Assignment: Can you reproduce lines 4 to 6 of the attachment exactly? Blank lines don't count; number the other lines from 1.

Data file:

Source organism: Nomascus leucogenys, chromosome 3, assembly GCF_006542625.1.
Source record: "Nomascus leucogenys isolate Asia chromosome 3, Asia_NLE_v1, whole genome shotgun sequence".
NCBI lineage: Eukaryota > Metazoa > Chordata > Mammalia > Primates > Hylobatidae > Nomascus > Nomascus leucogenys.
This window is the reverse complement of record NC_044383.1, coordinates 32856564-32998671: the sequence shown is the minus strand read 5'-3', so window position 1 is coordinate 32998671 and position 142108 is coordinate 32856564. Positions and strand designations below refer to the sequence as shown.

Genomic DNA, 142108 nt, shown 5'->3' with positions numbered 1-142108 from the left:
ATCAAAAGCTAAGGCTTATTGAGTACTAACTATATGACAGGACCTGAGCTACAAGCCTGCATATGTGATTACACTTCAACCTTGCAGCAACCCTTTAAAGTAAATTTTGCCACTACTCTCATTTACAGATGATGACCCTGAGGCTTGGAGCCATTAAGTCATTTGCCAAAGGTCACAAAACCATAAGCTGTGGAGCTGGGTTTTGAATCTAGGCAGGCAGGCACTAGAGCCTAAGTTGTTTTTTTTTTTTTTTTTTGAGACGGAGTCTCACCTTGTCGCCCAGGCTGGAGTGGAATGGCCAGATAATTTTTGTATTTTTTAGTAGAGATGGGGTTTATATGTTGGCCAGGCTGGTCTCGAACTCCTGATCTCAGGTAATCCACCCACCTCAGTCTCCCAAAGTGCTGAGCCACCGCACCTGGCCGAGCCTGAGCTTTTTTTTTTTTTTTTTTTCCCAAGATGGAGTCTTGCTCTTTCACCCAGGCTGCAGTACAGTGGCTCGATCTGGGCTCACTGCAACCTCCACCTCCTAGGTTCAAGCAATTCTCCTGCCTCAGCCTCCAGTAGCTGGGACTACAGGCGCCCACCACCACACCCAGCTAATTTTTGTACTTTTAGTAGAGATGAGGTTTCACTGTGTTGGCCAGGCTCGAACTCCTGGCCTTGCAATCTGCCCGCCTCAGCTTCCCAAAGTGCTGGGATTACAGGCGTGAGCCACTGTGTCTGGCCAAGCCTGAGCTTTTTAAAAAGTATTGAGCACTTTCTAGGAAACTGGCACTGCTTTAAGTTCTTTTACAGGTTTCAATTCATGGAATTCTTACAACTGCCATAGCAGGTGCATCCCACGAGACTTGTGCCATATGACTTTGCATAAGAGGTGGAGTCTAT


This window is the reverse complement of record NC_044383.1, coordinates 32856564-32998671: the sequence shown is the minus strand read 5'-3', so window position 1 is coordinate 32998671 and position 142108 is coordinate 32856564. Positions and strand designations below refer to the sequence as shown.

Genomic DNA, 142108 nt, shown 5'->3' with positions numbered 1-142108 from the left:
ATCAAAAGCTAAGGCTTATTGAGTACTAACTATATGACAGGACCTGAGCTACAAGCCTGCATATGTGATTACACTTCAACCTTGCAGCAACCCTTTAAAGTAAATTTTGCCACTACTCTCATTTACAGATGATGACCCTGAGGCTTGGAGCCATTAAGTCATTTGCCAAAGGTCACAAAACCATAAGCTGTGGAGCTGGGTTTTGAATCTAGGCAGGCAGGCACTAGAGCCTAAGTTGTTTTTTTTTTTTTTTTTTGAGACGGAGTCTCACCTTGTCGCCCAGGCTGGAGTGGAATGGCCAGATAATTTTTGTATTTTTTAGTAGAGATGGGGTTTATATGTTGGCCAGGCTGGTCTCGAACTCCTGATCTCAGGTAATCCACCCACCTCAGTCTCCCAAAGTGCTGAGCCACCGCACCTGGCCGAGCCTGAGCTTTTTTTTTTTTTTTTTTTCCCAAGATGGAGTCTTGCTCTTTCACCCAGGCTGCAGTACAGTGGCTCGATCTGGGCTCACTGCAACCTCCACCTCCTAGGTTCAAGCAATTCTCCTGCCTCAGCCTCCAGTAGCTGGGACTACAGGCGCCCACCACCACACCCAGCTAATTTTTGTACTTTTAGTAGAGATGAGGTTTCACTGTGTTGGCCAGGCTCGAACTCCTGGCCTTGCAATCTGCCCGCCTCAGCTTCCCAAAGTGCTGGGATTACAGGCGTGAGCCACTGTGTCTGGCCAAGCCTGAGCTTTTTAAAAAGTATTGAGCACTTTCTAGGAAACTGGCACTGCTTTAAGTTCTTTTACAGGTTTCAATTCATGGAATTCTTACAACTGCCATAGCAGGTGCATCCCACGAGACTTGTGCCATATGACTTTGCATAAGAGGTGGAGTCTAT